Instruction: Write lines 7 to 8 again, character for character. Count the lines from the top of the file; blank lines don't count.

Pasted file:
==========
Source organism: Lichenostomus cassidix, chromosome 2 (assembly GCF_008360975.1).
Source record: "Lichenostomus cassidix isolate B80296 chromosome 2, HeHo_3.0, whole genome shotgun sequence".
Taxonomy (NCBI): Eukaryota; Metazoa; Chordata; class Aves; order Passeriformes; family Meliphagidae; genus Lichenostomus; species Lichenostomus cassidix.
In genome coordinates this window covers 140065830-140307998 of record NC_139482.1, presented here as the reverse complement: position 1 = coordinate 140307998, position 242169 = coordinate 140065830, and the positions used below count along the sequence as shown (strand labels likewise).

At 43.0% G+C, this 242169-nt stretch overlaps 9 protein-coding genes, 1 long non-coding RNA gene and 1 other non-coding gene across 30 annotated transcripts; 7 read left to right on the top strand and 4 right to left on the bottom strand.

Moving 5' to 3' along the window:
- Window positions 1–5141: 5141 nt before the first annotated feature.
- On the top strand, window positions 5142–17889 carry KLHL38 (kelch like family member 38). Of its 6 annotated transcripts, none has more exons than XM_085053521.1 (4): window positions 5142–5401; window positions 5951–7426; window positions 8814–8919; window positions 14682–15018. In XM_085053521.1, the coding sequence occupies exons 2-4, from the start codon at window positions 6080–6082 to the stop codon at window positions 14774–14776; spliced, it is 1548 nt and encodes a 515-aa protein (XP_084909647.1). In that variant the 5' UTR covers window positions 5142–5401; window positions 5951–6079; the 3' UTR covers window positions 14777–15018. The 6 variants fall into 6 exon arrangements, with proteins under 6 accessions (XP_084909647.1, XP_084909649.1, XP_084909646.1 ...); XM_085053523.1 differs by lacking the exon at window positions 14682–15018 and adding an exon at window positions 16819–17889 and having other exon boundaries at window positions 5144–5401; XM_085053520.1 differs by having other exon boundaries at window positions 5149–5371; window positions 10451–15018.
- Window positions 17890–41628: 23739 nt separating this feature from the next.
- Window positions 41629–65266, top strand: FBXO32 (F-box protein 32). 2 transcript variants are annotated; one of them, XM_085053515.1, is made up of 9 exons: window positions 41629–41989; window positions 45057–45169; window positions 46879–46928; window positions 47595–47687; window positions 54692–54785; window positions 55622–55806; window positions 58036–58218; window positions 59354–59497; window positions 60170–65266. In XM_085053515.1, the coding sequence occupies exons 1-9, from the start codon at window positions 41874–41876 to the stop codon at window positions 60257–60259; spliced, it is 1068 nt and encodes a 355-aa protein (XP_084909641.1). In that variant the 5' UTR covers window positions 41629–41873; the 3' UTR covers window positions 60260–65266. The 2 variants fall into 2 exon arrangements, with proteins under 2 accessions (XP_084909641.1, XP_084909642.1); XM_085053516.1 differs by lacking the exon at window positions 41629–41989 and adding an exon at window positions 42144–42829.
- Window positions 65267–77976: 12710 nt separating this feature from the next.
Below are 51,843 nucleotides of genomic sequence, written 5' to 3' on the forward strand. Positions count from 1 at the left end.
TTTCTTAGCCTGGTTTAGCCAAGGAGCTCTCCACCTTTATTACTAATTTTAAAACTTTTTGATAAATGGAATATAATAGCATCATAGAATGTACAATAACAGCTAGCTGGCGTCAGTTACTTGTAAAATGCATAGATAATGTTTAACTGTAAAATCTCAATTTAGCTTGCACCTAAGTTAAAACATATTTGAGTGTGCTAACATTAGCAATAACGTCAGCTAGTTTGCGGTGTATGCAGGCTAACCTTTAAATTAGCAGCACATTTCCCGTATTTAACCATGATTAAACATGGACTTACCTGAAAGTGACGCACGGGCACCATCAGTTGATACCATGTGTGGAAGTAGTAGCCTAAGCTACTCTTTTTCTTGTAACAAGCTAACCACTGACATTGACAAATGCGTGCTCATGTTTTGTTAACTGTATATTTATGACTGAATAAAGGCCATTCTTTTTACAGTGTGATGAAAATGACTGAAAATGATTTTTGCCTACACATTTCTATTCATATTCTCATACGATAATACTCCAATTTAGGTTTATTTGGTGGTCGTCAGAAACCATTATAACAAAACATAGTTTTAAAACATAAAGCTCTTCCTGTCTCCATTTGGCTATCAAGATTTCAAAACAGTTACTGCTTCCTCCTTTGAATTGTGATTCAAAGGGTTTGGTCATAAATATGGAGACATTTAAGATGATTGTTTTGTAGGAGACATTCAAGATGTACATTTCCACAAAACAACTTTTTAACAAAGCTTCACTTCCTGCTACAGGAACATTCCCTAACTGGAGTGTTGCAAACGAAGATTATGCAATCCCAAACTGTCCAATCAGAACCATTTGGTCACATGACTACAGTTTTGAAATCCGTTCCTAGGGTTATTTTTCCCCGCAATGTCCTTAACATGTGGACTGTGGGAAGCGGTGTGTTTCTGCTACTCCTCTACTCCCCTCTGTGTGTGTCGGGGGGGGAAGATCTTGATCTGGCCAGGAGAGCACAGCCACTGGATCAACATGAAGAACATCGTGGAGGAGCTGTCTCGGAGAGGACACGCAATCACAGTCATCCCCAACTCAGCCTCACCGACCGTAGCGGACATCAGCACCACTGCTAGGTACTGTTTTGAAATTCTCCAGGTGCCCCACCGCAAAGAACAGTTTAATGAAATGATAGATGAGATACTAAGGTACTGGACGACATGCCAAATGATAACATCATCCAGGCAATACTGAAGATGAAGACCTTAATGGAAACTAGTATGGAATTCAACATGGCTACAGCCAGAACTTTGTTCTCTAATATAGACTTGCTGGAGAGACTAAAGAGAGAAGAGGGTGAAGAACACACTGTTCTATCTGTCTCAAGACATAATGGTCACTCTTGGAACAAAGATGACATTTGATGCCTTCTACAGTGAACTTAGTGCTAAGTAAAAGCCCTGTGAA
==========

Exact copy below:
- Window positions 1–5141: 5141 nt before the first annotated feature.
- On the top strand, window positions 5142–17889 carry KLHL38 (kelch like family member 38). Of its 6 annotated transcripts, none has more exons than XM_085053521.1 (4): window positions 5142–5401; window positions 5951–7426; window positions 8814–8919; window positions 14682–15018. In XM_085053521.1, the coding sequence occupies exons 2-4, from the start codon at window positions 6080–6082 to the stop codon at window positions 14774–14776; spliced, it is 1548 nt and encodes a 515-aa protein (XP_084909647.1). In that variant the 5' UTR covers window positions 5142–5401; window positions 5951–6079; the 3' UTR covers window positions 14777–15018. The 6 variants fall into 6 exon arrangements, with proteins under 6 accessions (XP_084909647.1, XP_084909649.1, XP_084909646.1 ...); XM_085053523.1 differs by lacking the exon at window positions 14682–15018 and adding an exon at window positions 16819–17889 and having other exon boundaries at window positions 5144–5401; XM_085053520.1 differs by having other exon boundaries at window positions 5149–5371; window positions 10451–15018.